Blair warns Labour against moving left to counter Lib Dems

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Indy Politics

The Prime Minister will tell next week's Labour conference in Brighton that the party will risk losing power if it vacates the centre ground of British politics. Several Labour figures, including some allies of the Chancellor Gordon Brown, want Labour to shift to the left to win back voters who opposed the Iraq war or Mr Blair's domestic policies.

In a report sent to cabinet ministers, Downing Street suggests Labour should direct its main fire at the Tories rather than the Liberal Democrats at the next election. It warns that expected boundary changes will reduce Labour's majority from 65 to 50, making the election closer.

The report says: "In the 25 most marginal Labour seats, the Conservatives are second in 19, the Lib Dems in five. Of the top 25 target seats [for Labour] to gain, the Conservatives hold 19, the Lib Dems five. Therefore swings to the Conservatives are much more dangerous than swings to the Lib Dems while swings from the Conservatives are much more productive than swings from the Lib Dems."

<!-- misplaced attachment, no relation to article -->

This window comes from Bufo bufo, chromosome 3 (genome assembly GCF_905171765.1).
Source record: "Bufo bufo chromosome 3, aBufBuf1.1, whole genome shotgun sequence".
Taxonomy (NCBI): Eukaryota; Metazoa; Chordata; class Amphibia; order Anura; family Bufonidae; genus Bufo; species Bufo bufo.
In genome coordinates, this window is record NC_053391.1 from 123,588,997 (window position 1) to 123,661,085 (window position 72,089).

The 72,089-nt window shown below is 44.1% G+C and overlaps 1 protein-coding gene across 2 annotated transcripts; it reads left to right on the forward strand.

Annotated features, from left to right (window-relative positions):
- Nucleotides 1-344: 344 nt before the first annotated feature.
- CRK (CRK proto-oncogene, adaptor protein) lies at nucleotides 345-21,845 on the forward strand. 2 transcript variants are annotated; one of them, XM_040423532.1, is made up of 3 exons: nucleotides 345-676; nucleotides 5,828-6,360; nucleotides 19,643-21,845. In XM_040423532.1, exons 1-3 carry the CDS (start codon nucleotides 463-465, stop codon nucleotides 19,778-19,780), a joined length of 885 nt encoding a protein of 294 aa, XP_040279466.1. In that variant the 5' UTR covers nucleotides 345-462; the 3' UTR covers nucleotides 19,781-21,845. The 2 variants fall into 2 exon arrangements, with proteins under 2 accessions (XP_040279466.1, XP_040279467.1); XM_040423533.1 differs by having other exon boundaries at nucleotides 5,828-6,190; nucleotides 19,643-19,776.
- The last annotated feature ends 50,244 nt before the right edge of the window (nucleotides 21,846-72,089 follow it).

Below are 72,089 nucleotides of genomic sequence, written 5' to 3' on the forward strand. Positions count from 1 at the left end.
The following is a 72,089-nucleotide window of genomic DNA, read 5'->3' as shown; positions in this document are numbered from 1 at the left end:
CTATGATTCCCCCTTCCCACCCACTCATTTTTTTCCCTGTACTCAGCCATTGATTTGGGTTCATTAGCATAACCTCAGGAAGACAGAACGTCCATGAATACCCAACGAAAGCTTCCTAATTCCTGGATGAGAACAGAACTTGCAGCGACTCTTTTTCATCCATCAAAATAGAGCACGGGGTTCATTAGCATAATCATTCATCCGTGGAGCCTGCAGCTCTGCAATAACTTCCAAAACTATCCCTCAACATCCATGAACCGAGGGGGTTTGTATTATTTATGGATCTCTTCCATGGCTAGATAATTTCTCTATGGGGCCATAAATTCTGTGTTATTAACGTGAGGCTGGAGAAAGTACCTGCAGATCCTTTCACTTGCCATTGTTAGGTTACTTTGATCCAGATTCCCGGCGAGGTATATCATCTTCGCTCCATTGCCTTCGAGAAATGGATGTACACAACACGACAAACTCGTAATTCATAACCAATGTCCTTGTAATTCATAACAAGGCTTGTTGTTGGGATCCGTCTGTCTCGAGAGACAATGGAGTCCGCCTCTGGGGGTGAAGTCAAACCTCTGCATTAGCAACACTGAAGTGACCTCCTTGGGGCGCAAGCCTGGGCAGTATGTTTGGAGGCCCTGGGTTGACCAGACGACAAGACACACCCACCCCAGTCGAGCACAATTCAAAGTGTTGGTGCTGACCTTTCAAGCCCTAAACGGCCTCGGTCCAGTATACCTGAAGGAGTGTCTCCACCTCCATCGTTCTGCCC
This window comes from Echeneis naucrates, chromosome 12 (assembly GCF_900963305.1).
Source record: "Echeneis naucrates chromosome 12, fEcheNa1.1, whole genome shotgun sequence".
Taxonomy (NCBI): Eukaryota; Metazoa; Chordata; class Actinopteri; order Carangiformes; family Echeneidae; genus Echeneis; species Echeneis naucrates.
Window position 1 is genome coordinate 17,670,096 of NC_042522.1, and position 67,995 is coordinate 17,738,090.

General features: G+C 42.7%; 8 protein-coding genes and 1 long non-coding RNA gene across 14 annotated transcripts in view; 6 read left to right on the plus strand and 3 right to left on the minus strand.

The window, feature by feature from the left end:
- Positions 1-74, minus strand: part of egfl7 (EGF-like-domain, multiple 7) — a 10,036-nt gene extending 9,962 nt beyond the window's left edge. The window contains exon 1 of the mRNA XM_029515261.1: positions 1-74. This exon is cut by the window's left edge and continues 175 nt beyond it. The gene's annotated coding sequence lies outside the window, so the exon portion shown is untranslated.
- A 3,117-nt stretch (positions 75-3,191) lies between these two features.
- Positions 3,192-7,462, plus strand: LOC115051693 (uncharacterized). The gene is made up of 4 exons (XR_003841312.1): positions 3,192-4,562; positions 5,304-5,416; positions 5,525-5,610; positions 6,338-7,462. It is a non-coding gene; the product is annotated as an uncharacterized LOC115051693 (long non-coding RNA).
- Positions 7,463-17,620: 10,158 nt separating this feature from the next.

It adds that Labour would lose its current majority on a swing of 2.5 per cent to the Liberal Democrats but only 1.4 per cent to the Tories.

At a 40-minute political session of the Cabinet to discuss next week's conference, Mr Blair promised to make the challenge of the new global economy the central theme under the banner of "Securing Britain's Future". He said his recent visits to China and India had brought home to him the need to equip the British people to deal with the rapidly changing world economy.

He also vowed to press ahead with further public service reforms before he stands down.

He was backed by Mr Brown, who said that the Government had to be able to show that, in its third term in office, it was still capable of "renewal, reform and modernisation".

Mr Blair is offering to consult his party's rank and file more to answer criticism that he steamrollered his party over controversial policies such as Iraq and top-up fees.The plans are outlined in the foreword to a policy paper on modernising the party for the 21st century.

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